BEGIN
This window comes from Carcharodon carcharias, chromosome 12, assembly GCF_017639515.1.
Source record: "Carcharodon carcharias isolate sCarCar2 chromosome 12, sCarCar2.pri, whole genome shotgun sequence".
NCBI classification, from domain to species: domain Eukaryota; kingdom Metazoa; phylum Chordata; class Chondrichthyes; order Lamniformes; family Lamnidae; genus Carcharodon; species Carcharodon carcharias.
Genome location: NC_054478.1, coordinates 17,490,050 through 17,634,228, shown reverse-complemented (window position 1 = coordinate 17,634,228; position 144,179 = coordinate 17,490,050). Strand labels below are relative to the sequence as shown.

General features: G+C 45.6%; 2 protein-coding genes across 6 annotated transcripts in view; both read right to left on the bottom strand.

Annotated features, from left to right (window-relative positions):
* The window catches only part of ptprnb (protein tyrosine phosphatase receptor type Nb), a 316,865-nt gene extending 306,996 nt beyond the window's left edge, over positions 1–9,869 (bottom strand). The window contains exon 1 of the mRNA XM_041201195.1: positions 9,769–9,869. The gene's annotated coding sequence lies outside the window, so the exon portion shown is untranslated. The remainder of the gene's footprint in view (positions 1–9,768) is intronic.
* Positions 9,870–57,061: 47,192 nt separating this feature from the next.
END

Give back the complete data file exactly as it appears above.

This window comes from Carcharodon carcharias, chromosome 12, assembly GCF_017639515.1.
Source record: "Carcharodon carcharias isolate sCarCar2 chromosome 12, sCarCar2.pri, whole genome shotgun sequence".
NCBI classification, from domain to species: domain Eukaryota; kingdom Metazoa; phylum Chordata; class Chondrichthyes; order Lamniformes; family Lamnidae; genus Carcharodon; species Carcharodon carcharias.
Genome location: NC_054478.1, coordinates 17,490,050 through 17,634,228, shown reverse-complemented (window position 1 = coordinate 17,634,228; position 144,179 = coordinate 17,490,050). Strand labels below are relative to the sequence as shown.

General features: G+C 45.6%; 2 protein-coding genes across 6 annotated transcripts in view; both read right to left on the bottom strand.

Annotated features, from left to right (window-relative positions):
* The window catches only part of ptprnb (protein tyrosine phosphatase receptor type Nb), a 316,865-nt gene extending 306,996 nt beyond the window's left edge, over positions 1–9,869 (bottom strand). The window contains exon 1 of the mRNA XM_041201195.1: positions 9,769–9,869. The gene's annotated coding sequence lies outside the window, so the exon portion shown is untranslated. The remainder of the gene's footprint in view (positions 1–9,768) is intronic.
* Positions 9,870–57,061: 47,192 nt separating this feature from the next.